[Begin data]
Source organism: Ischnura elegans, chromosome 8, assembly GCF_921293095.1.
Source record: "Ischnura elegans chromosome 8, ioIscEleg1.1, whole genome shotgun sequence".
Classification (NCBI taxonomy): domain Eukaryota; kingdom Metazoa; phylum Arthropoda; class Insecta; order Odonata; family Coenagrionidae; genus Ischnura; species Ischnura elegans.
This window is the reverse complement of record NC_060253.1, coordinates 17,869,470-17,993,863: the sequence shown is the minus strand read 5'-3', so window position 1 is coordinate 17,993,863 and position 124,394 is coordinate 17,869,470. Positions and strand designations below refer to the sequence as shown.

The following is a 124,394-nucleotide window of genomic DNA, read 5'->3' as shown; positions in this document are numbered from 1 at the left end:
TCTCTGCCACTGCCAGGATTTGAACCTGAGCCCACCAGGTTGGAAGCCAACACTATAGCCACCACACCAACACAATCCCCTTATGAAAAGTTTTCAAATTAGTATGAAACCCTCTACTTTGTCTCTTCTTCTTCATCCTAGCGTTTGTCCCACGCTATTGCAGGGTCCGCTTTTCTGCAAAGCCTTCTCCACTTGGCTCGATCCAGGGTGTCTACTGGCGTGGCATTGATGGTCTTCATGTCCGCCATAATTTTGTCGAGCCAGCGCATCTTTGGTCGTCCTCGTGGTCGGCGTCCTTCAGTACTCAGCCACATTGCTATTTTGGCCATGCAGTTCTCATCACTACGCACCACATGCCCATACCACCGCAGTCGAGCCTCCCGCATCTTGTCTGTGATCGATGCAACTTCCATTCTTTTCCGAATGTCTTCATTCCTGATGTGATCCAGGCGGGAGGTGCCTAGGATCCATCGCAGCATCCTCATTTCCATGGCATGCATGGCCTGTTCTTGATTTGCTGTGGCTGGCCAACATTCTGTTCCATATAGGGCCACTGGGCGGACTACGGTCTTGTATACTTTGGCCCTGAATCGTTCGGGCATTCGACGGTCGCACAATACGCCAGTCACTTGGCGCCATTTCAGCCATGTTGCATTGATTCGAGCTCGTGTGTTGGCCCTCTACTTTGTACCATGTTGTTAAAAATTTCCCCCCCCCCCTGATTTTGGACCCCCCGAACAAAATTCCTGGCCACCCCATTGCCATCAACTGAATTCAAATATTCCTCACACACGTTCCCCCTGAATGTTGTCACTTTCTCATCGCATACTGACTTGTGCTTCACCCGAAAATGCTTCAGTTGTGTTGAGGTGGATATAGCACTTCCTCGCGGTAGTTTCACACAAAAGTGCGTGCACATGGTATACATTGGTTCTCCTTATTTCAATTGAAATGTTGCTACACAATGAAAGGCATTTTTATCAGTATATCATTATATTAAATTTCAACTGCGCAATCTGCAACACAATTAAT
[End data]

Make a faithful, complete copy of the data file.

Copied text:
Source organism: Ischnura elegans, chromosome 8, assembly GCF_921293095.1.
Source record: "Ischnura elegans chromosome 8, ioIscEleg1.1, whole genome shotgun sequence".
Classification (NCBI taxonomy): domain Eukaryota; kingdom Metazoa; phylum Arthropoda; class Insecta; order Odonata; family Coenagrionidae; genus Ischnura; species Ischnura elegans.
This window is the reverse complement of record NC_060253.1, coordinates 17,869,470-17,993,863: the sequence shown is the minus strand read 5'-3', so window position 1 is coordinate 17,993,863 and position 124,394 is coordinate 17,869,470. Positions and strand designations below refer to the sequence as shown.

The following is a 124,394-nucleotide window of genomic DNA, read 5'->3' as shown; positions in this document are numbered from 1 at the left end:
TCTCTGCCACTGCCAGGATTTGAACCTGAGCCCACCAGGTTGGAAGCCAACACTATAGCCACCACACCAACACAATCCCCTTATGAAAAGTTTTCAAATTAGTATGAAACCCTCTACTTTGTCTCTTCTTCTTCATCCTAGCGTTTGTCCCACGCTATTGCAGGGTCCGCTTTTCTGCAAAGCCTTCTCCACTTGGCTCGATCCAGGGTGTCTACTGGCGTGGCATTGATGGTCTTCATGTCCGCCATAATTTTGTCGAGCCAGCGCATCTTTGGTCGTCCTCGTGGTCGGCGTCCTTCAGTACTCAGCCACATTGCTATTTTGGCCATGCAGTTCTCATCACTACGCACCACATGCCCATACCACCGCAGTCGAGCCTCCCGCATCTTGTCTGTGATCGATGCAACTTCCATTCTTTTCCGAATGTCTTCATTCCTGATGTGATCCAGGCGGGAGGTGCCTAGGATCCATCGCAGCATCCTCATTTCCATGGCATGCATGGCCTGTTCTTGATTTGCTGTGGCTGGCCAACATTCTGTTCCATATAGGGCCACTGGGCGGACTACGGTCTTGTATACTTTGGCCCTGAATCGTTCGGGCATTCGACGGTCGCACAATACGCCAGTCACTTGGCGCCATTTCAGCCATGTTGCATTGATTCGAGCTCGTGTGTTGGCCCTCTACTTTGTACCATGTTGTTAAAAATTTCCCCCCCCCCCTGATTTTGGACCCCCCGAACAAAATTCCTGGCCACCCCATTGCCATCAACTGAATTCAAATATTCCTCACACACGTTCCCCCTGAATGTTGTCACTTTCTCATCGCATACTGACTTGTGCTTCACCCGAAAATGCTTCAGTTGTGTTGAGGTGGATATAGCACTTCCTCGCGGTAGTTTCACACAAAAGTGCGTGCACATGGTATACATTGGTTCTCCTTATTTCAATTGAAATGTTGCTACACAATGAAAGGCATTTTTATCAGTATATCATTATATTAAATTTCAACTGCGCAATCTGCAACACAATTAAT